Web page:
Three Goals for Effective Backlog Management

I encourage all of our Delivery Leads to measure how effectively they are managing their backlog through the lens of three goals. These goals can be phrased as the following questions:

  1. Do you have four to six weeks of sprintable stories at the top of your backlog?
  2. Is your backlog completely estimated up to your next end-of-project milestone?
  3. Does your dev team understand the project goals through the lens of the stories in your backlog?

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Designing a Scalable Deployment Pipeline

Anyone who’s led a product engineering team knows that a growing team requires investments in process, communication approaches, and documentation. These investments help new people get up to speed, become productive quickly, stay informed about what the rest of the team is doing, and codify tribal knowledge so it doesn’t leave with people.

One thing that receives less investment when a team scales is its deployment pipeline–the tools and infrastructure for deploying, testing, and running in production. Why are these investments lacking even when the team can identify the pain points? My theory is that it nearly always feels too expensive in terms of both money and lost progress on building features.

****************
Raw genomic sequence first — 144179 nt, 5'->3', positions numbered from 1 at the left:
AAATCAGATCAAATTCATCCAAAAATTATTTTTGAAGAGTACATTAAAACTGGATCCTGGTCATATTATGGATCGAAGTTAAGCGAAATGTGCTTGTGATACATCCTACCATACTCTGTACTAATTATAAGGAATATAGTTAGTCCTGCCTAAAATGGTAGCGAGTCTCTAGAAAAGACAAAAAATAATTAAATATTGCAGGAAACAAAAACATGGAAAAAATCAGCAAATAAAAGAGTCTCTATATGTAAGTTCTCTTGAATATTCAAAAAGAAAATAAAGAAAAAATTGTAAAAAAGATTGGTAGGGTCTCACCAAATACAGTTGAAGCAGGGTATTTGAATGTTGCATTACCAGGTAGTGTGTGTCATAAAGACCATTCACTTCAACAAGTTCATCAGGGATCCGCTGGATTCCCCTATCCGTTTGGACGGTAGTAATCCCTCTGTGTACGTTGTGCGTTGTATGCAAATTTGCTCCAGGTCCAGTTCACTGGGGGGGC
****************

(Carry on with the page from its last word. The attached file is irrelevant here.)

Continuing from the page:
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Why Estimate Bugs and Chores in Your Backlog?

When we’re running a client’s project using our Atomic Process, our team will assign an estimate of points to each item in the product backlog.

In general, we classify backlog items into three buckets:

  • Features (new or enhancements)
  • Chores (dev work not resulting in tangible product changes)
  • Bugs (fixing unexpected behavior or regressions)

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On Writing Technical Content

During the past few months, I’ve taken on the daunting task of collecting some of the important software development lessons we’ve learned at Atomic over the past decade into a body of writing about the size of a handbook. The goal is to capture the ideas in a way they could be easily shared with a new Atomic developer, so as to build a common framework for having conversations about our dev practices here. We’re excited about this resource, and we plan on sharing it broadly when it’s completed.

While working on this project, I learned a few things about managing time and energy by breaking down tasks, categorizing them, and understanding the environmental and time constraints of each type.

Organizing My Work

Once I had an initial outline and a couple of rough chapters, I created a Trello board to track tasks and filled it with everything I could think of that needed doing. Each task was something that would take somewhere between 30 minutes and 1/2 a day to complete. To avoid distraction, if I was working on one task and realized something else that needed to get done, I’d add it to a backlog list in the Trello board.

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